The last couple of days, I've been posting about the upcoming inservice days my district will be having. And since the concept and themes for these days was brought up in April, I have had a major concern about sustainability. Maybe that isn't the right term---but what I'm trying to work out is how we take this one day inservice and give it legs. If our message is so vital, how do we make it part of the classroom every day?
My district has really bought into the idea of coaches for math and literacy (reading/writing). They have primarily been assigned to the elementary schools, but my school had a literacy coach for two years. For classroom teachers, these people are a fabulous resource. They are experts at putting research into practice and are there to help design lessons with teachers, teach model lessons, help with reflective practice, and more. (You can read more about coaches here. ID: email@example.com; Password: password) I know that coaches will help with our district focus where they can.
The big emphasis these days seems to be on "job embedded staff development." This means that instead of taking a day to go to a workshop, you take a day to work with colleagues. It occurs during the work day (hence, "job embedded") instead of after school or on weekends. Preliminary research seems to show that this is the most effective way to help teachers become better practitioners. Education Week has a nice article on professional development and current thought around it. (ID: firstname.lastname@example.org; Password: password) Lots of us are searching for answers when it comes to helping teachers be better at helping all students achieve.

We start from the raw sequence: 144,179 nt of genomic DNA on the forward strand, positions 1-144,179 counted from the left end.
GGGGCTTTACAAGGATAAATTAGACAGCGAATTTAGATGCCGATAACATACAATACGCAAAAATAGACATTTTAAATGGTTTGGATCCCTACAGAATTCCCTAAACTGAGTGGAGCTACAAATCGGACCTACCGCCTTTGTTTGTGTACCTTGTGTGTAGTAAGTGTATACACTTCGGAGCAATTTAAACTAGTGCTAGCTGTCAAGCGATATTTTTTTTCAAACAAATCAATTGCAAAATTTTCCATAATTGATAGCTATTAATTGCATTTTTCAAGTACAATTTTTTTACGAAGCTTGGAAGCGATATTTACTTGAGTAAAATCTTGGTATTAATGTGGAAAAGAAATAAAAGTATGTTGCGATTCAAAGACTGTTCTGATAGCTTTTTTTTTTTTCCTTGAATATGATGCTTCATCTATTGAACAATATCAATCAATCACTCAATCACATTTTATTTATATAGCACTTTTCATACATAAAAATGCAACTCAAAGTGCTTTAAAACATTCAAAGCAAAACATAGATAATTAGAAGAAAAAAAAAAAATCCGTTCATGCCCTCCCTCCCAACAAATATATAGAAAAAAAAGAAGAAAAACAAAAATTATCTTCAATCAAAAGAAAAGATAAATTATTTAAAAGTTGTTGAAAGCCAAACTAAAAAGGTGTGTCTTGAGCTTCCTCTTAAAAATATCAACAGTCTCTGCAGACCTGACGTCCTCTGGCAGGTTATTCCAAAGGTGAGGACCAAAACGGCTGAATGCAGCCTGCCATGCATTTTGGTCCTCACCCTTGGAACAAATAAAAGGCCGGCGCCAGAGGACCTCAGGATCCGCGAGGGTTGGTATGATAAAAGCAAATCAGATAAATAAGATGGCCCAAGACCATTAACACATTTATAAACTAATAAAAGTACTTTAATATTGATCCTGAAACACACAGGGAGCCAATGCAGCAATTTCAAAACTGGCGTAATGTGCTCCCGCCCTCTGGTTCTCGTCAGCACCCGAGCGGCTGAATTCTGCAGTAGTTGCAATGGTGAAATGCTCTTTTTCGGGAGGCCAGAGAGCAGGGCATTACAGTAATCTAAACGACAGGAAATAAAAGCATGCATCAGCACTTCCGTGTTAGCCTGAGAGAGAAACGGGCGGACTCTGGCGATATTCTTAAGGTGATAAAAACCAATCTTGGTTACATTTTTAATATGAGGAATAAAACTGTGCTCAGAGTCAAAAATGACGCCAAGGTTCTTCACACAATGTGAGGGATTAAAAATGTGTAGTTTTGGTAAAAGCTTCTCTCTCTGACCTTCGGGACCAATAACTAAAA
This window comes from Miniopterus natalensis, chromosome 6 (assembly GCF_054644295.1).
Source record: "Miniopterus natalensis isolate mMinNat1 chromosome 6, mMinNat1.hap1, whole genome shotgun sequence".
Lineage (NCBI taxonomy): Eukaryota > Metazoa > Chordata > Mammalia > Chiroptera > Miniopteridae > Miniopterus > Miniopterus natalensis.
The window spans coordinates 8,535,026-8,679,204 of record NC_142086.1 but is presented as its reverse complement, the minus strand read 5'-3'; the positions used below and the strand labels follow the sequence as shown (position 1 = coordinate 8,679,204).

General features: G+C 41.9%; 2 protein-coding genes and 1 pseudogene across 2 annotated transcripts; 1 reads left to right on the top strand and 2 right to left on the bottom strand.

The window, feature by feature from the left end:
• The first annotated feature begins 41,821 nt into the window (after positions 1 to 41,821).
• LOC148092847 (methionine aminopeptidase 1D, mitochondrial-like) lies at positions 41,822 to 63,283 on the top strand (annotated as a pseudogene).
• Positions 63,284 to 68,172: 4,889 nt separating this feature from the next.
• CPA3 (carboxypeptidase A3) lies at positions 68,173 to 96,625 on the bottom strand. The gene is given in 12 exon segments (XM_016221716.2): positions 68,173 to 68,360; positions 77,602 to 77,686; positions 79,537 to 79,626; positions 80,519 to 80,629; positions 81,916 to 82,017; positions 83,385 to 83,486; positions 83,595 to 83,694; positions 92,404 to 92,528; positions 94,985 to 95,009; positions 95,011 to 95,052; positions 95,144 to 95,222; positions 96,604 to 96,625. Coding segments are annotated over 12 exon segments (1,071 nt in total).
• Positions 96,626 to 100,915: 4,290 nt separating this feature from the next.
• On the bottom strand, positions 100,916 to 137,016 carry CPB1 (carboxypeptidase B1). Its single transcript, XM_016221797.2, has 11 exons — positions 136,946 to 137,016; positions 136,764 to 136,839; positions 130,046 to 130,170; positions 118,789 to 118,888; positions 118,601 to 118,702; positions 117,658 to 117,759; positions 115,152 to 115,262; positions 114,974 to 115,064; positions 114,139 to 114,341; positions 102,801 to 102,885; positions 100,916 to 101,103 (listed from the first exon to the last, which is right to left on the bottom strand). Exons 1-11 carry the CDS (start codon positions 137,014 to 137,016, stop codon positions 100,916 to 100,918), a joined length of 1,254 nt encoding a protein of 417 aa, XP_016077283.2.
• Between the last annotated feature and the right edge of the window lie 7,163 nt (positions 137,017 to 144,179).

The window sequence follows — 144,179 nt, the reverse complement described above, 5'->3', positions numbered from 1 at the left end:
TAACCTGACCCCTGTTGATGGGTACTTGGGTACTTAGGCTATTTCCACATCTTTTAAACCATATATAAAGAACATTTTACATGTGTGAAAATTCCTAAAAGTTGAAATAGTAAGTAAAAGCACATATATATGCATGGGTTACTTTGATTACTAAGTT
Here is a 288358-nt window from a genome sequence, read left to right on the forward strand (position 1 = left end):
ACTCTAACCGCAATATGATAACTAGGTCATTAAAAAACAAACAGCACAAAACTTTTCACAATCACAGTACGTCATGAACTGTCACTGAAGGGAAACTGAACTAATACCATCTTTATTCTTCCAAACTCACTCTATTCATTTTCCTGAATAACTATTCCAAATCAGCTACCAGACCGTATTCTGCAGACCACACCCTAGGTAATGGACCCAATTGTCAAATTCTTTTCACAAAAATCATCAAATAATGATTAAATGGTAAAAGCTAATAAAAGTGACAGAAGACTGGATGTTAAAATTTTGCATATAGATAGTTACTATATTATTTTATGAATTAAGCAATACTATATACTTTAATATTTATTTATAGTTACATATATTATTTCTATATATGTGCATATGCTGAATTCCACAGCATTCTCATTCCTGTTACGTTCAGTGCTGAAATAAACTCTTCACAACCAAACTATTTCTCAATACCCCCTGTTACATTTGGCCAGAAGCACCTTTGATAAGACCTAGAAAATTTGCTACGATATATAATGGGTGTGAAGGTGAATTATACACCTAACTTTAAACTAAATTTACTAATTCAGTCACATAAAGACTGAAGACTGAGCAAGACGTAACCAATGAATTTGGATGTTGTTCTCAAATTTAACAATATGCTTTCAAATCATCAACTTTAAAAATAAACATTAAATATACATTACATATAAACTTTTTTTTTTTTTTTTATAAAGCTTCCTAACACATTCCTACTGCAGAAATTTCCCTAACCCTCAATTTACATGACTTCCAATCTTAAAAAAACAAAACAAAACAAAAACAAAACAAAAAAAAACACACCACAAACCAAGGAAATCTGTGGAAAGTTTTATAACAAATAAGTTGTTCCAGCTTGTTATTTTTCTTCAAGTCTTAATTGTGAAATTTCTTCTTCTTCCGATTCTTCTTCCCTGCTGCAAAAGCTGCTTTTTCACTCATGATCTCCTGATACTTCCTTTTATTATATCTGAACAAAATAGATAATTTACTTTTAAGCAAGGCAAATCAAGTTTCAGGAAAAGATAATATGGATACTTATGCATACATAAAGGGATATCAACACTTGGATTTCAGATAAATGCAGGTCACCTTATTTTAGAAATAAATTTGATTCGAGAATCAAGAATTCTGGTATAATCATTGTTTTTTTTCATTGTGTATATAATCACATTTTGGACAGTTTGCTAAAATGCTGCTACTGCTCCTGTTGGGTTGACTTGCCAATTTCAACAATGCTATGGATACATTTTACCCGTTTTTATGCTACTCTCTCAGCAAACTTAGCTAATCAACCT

The one problem that I've run into (so far) with the job embedded model is that teachers don't like to be out of the classroom. Not that I blame them. It's a pain to prep for a sub and to have to come back and deal with things. The staff development has to be so good that you can tip the scales to make teachers feel that their effort to be there is amply rewarded. I believe that's a fair expectation. And it will be up to me in the future to make sure that I do that.
I know that my district is working to have professional development evolve to include two days per year per teacher for observing in other classrooms. I'm not sure how they'll manage that. We're talking about over 700 teachers...180 class days (not all of which are suitable for observations: first days, state testing, end of semesters)...and subs are always a premium item.
I am glad that inservice is starting to change. I'm not sure what it will look like in another ten years. My guess is that the focus will continue to be on classroom practice, but I hope by then that we will have figured out most of the "hard stuff" related to student achievement. I'm sure that there will be new challenges by then.